This is the same as other visas like the D8 (digital nomad visa) or D2 visa (entrepreneur visa).

The golden visa, in comparison, only requires you to spend an average of 7 days per year, which suits those that want to travel or spend a lot of time outside of the country. The downside to the golden visa, however, is the fees, which are much higher than those for the D7. It also requires you to make an investment that’s typically around the €500,000 mark and, even though this investment may offer a return, this ties up that money for at least 5 years.

D7 visa requirements:

  • Be either non-EU, non-EEA, or non-Swiss.
  • Have an average passive income of €820 per month.
  • Have a clean criminal record.
  • Be willing to spend around six months of the year in Portugal.

Read more about the D7

The Golden Visa

The golden visa (or ARI as it is often known officially) is a residency visa that allows you to live in Portugal in return for making a financial investment in the Portuguese economy. That could be something fairly altruistic like investing €250k in the Portuguese arts and culture sector or starting a company that provides jobs to locals, but it could be something as simple as investing in a fund, such as a venture capital fund.

These days, following the end of the real estate route, the most popular investment route is to invest €500,000 into a qualifying fund, such as a venture capital fund.

A few of the investment routes include:

  • Invest €500,000 or more in qualifying funds, such as venture capital funds (these can’t be real-estate focused funds).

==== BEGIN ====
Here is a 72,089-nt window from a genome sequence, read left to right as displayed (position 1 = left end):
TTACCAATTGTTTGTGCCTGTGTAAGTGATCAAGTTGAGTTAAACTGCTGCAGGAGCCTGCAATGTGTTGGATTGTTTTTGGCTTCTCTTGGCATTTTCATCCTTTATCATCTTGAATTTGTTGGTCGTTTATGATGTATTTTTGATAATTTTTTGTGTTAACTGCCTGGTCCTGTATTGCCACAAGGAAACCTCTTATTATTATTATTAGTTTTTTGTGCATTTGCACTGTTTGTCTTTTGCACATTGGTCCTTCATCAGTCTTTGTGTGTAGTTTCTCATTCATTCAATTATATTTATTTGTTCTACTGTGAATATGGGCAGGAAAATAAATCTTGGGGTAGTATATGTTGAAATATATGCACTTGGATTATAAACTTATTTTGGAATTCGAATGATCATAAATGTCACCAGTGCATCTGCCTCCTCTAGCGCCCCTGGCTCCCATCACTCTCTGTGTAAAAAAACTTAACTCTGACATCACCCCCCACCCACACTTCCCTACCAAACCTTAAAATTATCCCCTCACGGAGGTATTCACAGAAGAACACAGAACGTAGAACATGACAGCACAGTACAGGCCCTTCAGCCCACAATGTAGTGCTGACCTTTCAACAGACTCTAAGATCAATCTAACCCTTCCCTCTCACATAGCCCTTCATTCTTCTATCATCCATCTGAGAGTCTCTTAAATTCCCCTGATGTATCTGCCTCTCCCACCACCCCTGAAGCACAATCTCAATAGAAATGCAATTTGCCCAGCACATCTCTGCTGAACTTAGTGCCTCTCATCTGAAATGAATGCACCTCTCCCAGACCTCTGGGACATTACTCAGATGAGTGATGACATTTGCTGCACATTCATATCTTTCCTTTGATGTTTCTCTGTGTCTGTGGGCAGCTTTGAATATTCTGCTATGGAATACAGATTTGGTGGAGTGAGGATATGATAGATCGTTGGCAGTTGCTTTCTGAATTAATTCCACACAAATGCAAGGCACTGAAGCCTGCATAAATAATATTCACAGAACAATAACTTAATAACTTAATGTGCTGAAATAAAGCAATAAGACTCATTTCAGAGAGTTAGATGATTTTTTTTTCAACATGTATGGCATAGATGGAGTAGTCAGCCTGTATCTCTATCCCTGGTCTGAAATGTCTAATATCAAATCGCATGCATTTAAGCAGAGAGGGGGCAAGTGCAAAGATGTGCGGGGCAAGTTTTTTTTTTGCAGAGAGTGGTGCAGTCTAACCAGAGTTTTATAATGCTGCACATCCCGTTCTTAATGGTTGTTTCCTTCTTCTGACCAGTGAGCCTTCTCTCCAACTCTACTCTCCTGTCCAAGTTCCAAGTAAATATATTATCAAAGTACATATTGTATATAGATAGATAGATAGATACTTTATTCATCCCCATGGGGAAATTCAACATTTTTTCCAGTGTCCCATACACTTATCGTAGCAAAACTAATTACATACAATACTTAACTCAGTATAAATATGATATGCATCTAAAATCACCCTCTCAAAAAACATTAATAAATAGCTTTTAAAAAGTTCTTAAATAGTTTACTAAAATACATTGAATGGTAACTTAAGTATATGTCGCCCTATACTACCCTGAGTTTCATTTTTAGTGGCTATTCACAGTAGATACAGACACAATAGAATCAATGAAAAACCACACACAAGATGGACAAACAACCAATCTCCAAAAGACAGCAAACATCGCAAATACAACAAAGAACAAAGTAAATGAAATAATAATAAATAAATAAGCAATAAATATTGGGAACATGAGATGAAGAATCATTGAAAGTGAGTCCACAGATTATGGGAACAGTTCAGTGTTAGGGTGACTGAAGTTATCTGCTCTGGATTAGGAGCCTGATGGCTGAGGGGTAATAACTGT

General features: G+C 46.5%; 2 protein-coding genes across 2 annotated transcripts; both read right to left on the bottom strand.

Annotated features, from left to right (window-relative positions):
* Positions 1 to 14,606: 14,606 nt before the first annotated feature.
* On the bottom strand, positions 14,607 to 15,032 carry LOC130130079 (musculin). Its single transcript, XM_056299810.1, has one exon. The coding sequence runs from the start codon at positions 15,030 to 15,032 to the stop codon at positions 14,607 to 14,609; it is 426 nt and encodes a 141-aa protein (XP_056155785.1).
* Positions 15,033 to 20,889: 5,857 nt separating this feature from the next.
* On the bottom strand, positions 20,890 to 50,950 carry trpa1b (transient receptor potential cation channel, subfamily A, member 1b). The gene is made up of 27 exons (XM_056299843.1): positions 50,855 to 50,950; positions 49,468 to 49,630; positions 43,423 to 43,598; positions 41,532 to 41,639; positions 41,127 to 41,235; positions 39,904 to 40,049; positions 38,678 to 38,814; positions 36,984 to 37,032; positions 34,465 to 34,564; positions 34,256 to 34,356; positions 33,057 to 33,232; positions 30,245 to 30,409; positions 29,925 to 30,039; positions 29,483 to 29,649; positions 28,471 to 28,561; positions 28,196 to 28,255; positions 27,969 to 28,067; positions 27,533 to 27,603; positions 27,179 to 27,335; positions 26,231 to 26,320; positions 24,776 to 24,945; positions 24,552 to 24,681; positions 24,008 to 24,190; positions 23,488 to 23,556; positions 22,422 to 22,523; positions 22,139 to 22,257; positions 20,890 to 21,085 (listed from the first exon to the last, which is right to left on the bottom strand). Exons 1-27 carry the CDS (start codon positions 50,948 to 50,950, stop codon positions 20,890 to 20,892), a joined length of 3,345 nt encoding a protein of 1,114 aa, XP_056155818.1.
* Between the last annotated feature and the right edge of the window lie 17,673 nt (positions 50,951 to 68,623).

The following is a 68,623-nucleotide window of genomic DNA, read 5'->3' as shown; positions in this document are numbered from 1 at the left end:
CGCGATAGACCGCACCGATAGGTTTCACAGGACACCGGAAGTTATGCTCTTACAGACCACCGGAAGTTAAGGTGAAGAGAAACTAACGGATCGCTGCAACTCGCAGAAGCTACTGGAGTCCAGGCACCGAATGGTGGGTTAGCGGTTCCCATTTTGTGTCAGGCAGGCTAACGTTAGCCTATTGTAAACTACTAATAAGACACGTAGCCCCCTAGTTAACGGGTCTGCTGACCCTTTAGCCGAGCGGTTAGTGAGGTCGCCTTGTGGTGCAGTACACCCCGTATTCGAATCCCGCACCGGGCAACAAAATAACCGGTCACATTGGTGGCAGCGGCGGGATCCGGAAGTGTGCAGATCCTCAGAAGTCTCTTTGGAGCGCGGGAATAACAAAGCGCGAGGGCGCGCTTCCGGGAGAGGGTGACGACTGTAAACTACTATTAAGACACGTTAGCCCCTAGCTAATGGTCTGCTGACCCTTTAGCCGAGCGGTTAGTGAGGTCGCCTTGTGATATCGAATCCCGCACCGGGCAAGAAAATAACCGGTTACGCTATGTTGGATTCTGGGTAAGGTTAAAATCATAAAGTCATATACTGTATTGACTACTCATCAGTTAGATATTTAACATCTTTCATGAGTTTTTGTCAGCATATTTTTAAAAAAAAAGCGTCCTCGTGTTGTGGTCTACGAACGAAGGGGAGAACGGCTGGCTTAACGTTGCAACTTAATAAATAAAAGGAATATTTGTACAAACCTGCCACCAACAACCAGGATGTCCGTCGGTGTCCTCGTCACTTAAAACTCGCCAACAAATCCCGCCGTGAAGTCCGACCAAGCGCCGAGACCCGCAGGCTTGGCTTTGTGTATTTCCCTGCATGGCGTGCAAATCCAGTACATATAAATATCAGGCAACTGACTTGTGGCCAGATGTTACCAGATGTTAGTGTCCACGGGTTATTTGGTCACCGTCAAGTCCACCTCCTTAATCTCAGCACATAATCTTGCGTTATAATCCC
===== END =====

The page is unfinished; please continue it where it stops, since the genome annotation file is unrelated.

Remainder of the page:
• Invest €500,000 or more into a company, which creates 5 jobs or maintains 10 jobs. 

There are also more donation-focused options:

  • Transfer €500,000 into public or private scientific research institutions. 
  • Transfer €250,000 into projects which  support artistic production, recovery or maintenance of the national cultural heritage. 

Note: As of 2023, it is no longer possible to invest in property and qualify for the golden visa. However, you can still purchase property as a non-resident or resident: it just won’t qualify you for the golden visa.

Why choose the golden visa:

There are two main reasons people opt for the golden visa over other routes like the D7 or digital nomad visa.

  1. They only want to spend the minimal amount of time in Portugal (e.g. 7 days average per year) as they want to travel or are still living somewhere else.
  2. They are unable to qualify for another, typically more affordable, visa like the D7 or digital nomad visa.

If you have the funds, however, this can be a great route to residency as it doesn’t tie you to living in Portugal full-time. Even though you may decide to spend your time here all year, you have the flexibility to come and please as you go and only spend the minimal 7 days per year.